4.3.5.         Calculation 

Total Solid Content = m 2 - m 0 x100m1 –m 0

Where m 0 = mass in gm of dish + lid

m 1 = mass in gm of dish + lid and test portion

m 2 = mass in gm of dish + lid and dried test portion

Round the value obtained to nearest 0.01 % (m/m)

Total solids = Crucible weight + Oven dry sample weight - Crucible weight x100/Sample weight. 

4.3.6.         Fat content 

The fat content was determined by the Gerber method according to (Richardson, 1985). Ten ml of sulfuric acid (density 1.815 gm/ml at 20°C) was pipetted into a butyrometer. Then eleven ml of milk sample was added into the butyrometer and mixed with the sulphuric acid. This was followed by addition of 1 ml amyl alcohol into the butyrometer which was then closed with a lock stopper. Then the mixture was shaken and inverted several times until the milk was completely digested by the acid. Finally, the butyrometer was kept in water bath for 5 minutes at 65C and centrifuged in a Gerber centrifuge for 5 minutes. The butyrometer was placed in water bath again at 650C for 5 minutes. At the end, the butyrometer reading was recorded. 

4.3.7.         Solids not-fat 

Solids-not-fat (SNF) content was determined by difference as reported by (Getachew, 2003) using the following formula: SNF content (%) = TS (%) - Fat (%). 

4.4.  Determination of Fat in Milk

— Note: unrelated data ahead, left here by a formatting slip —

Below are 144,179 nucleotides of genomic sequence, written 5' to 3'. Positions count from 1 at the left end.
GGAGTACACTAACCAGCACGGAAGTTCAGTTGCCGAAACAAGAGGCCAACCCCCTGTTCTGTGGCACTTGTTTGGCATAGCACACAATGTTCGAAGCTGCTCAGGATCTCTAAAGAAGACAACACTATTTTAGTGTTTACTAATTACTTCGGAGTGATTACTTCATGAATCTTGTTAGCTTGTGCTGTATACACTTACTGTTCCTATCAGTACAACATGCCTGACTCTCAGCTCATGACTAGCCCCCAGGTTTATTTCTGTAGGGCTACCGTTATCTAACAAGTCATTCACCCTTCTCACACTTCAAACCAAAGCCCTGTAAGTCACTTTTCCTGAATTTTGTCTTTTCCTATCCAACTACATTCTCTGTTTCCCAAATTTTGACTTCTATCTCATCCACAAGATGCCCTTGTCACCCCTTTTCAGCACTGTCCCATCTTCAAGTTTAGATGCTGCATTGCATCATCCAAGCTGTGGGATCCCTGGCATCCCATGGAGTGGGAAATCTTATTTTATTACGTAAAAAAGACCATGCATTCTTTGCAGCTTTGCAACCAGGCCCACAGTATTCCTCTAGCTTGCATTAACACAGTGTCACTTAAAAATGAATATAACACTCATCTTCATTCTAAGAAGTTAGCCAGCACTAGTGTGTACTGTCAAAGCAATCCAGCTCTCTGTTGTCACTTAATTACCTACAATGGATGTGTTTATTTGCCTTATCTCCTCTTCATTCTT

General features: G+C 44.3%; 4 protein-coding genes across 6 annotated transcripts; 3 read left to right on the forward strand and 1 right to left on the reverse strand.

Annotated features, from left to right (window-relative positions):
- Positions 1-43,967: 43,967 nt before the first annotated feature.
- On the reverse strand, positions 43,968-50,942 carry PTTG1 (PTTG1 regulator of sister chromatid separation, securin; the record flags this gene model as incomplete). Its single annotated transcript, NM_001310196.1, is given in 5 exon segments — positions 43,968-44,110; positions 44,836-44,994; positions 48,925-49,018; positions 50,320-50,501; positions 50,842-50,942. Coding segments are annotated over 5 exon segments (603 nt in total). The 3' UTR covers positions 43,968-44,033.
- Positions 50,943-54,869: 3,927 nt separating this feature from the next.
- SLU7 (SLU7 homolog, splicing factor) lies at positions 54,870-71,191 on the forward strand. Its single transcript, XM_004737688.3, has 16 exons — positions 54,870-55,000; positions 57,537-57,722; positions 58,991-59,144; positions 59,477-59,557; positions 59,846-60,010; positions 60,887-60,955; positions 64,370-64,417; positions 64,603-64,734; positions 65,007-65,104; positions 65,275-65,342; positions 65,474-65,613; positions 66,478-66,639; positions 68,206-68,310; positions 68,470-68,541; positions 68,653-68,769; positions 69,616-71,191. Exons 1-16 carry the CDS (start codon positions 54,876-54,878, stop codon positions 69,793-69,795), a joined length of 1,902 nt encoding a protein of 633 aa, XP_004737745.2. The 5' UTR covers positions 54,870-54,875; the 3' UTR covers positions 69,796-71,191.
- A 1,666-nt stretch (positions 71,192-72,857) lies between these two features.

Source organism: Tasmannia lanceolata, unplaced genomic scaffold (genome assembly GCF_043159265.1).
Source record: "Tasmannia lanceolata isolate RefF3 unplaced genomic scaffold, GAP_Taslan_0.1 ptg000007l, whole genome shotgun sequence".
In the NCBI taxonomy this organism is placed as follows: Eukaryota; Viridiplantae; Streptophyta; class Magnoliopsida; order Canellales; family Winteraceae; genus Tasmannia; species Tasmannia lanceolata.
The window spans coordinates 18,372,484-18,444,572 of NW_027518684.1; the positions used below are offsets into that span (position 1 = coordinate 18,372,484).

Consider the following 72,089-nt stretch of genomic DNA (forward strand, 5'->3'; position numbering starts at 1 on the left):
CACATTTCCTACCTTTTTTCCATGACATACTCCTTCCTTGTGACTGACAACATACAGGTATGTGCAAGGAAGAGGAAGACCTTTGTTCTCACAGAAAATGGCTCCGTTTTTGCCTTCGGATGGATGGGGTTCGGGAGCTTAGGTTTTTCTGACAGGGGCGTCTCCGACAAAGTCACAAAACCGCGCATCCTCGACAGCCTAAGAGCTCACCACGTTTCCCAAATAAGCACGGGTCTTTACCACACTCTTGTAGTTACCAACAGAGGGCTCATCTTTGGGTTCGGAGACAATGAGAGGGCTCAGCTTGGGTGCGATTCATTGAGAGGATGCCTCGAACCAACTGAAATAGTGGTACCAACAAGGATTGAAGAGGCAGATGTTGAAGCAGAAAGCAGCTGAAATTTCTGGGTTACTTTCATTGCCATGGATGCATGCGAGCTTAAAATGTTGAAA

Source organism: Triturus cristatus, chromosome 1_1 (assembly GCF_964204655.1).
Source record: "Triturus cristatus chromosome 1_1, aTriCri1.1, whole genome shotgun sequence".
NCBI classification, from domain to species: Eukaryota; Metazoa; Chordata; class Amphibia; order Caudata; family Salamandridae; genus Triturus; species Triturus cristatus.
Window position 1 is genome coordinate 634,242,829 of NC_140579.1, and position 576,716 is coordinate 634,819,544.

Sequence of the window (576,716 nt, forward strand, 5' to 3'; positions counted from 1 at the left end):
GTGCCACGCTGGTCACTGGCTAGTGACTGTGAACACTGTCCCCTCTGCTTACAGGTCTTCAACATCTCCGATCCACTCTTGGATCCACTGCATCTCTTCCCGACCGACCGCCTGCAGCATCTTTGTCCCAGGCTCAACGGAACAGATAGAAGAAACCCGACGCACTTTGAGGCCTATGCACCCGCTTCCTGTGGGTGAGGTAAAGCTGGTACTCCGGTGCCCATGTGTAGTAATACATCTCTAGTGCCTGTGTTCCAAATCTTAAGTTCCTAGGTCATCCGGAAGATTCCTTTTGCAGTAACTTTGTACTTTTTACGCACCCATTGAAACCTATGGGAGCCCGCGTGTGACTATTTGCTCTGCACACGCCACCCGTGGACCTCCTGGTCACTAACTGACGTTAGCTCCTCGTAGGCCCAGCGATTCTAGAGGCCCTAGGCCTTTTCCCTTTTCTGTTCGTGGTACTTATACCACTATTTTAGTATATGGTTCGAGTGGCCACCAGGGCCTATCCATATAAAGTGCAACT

·         Gerber Method. 

4.4.1.         Principle 

The milk is mixed with sulphuric acid and iso-amyl alcohol in a special Gerber tube, permitting dissolution of the protein and release of fat. The tubes will be centrifuged and the fat rising into the calibrated part of the tube was measured as a percentage of the fat content of the milk sample. The method is suitable as a routine or screening test. It is an empirical method and reproducible results can be obtained if procedure is followed correctly. 

4.4.2.         Lactose determination 

Lactose was determined by Lane and Eynon method according to AOAC (2005) [1]. 25 ml from liquid milk and 25 g from whole milk powder were dissolved in distilled water, clarified by lead acetate (2 ml), and potassium oxalate (3 ml), then filtrated and made up to (250 ml). 10 - 25 ml of mixed Fehling solution was prepared in 300 ml conical flask. 15 ml of sugar solution was added, and liquid was boiled on asbestos covered gauze, 1 ml of sugar solution was added at (10 - 15 sec) and boiled liquid until the color was nearly discharged. Three drops of methylene blue indicator were added to the boiled liquid. The boiling was continued until the indicator color was completely decolorized. The lactose content was calculated from the lactose table by extrapolation.